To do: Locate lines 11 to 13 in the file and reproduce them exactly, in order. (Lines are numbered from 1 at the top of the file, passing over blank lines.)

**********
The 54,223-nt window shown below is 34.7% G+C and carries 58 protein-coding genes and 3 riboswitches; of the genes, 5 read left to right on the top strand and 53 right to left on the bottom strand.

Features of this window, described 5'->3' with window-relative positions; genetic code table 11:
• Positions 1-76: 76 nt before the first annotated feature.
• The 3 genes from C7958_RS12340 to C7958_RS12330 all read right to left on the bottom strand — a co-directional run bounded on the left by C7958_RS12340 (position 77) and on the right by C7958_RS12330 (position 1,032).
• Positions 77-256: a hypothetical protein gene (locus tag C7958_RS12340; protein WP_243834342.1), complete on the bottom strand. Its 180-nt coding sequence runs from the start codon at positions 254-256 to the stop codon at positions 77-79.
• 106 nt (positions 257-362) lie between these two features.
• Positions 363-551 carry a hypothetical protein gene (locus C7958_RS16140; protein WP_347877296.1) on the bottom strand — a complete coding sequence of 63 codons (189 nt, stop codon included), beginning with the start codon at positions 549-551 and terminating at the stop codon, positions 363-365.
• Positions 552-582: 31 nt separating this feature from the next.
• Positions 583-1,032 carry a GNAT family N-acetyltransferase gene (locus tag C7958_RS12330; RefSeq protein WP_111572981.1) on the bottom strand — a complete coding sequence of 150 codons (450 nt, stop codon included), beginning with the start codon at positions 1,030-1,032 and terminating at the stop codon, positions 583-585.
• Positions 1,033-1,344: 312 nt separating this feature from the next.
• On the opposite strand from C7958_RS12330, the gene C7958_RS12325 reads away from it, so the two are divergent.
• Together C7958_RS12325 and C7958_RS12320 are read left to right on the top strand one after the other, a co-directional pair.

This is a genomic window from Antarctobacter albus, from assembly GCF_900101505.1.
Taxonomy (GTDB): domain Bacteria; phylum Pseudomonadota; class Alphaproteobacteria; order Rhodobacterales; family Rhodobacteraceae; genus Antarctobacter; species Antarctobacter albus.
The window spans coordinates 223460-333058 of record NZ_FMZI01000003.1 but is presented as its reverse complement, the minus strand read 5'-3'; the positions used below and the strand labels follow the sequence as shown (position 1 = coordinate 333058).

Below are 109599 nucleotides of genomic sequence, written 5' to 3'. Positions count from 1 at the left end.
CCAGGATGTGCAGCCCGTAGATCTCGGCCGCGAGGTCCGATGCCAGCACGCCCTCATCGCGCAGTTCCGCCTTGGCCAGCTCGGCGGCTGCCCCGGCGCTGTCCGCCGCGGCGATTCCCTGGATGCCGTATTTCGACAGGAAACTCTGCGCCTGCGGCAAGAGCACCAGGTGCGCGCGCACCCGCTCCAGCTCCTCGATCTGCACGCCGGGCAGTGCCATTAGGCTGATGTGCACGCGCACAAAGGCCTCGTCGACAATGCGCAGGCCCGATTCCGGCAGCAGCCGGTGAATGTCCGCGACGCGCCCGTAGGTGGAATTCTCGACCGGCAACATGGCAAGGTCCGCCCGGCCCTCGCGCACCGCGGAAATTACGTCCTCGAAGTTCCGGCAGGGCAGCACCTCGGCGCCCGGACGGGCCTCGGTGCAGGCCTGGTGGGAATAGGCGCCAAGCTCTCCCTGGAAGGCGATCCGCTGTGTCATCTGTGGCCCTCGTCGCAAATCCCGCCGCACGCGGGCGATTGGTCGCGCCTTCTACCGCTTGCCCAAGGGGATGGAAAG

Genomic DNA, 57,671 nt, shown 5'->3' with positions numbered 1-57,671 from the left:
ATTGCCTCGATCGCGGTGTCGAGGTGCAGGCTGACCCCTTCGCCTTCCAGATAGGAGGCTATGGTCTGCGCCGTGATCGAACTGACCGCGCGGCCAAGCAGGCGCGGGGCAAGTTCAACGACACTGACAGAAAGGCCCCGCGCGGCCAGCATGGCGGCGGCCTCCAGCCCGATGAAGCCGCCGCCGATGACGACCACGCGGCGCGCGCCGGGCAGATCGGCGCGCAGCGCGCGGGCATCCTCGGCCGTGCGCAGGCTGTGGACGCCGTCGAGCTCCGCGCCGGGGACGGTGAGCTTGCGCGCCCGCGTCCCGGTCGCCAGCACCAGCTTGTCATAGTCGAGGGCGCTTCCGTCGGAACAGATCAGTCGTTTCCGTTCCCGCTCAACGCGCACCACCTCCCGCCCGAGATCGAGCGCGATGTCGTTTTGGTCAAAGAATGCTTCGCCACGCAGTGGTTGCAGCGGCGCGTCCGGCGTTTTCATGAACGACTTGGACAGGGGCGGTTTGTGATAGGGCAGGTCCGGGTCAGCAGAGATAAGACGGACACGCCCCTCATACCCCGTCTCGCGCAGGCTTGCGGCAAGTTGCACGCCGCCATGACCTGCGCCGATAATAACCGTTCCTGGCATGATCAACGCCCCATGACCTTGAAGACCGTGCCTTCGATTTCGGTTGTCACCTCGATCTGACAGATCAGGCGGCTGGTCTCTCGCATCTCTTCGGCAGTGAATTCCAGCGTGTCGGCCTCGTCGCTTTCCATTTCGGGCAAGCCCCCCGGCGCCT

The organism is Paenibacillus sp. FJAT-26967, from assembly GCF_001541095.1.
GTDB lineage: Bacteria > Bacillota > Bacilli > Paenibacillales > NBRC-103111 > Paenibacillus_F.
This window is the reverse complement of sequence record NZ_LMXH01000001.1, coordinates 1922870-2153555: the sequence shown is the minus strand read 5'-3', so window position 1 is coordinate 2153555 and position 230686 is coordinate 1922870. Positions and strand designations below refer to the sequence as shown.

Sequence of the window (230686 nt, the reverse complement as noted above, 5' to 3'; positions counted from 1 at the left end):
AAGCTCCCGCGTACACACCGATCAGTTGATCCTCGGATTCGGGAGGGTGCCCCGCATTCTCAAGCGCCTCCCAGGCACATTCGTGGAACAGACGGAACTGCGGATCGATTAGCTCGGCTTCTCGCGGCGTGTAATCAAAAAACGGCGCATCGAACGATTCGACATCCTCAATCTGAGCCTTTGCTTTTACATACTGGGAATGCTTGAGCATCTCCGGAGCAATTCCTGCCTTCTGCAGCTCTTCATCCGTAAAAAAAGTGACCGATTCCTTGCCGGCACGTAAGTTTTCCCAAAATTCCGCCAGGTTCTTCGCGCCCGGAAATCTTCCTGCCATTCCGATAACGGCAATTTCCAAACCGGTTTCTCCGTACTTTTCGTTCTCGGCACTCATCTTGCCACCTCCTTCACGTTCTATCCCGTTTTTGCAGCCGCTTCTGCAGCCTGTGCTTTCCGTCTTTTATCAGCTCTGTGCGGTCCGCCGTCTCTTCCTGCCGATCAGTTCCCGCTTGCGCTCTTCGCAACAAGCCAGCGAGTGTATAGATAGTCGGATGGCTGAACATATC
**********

• On the opposite strand from C7958_RS12330, the gene C7958_RS12325 reads away from it, so the two are divergent.
• Together C7958_RS12325 and C7958_RS12320 are read left to right on the top strand one after the other, a co-directional pair.

This is a genomic window from Antarctobacter albus, from assembly GCF_900101505.1.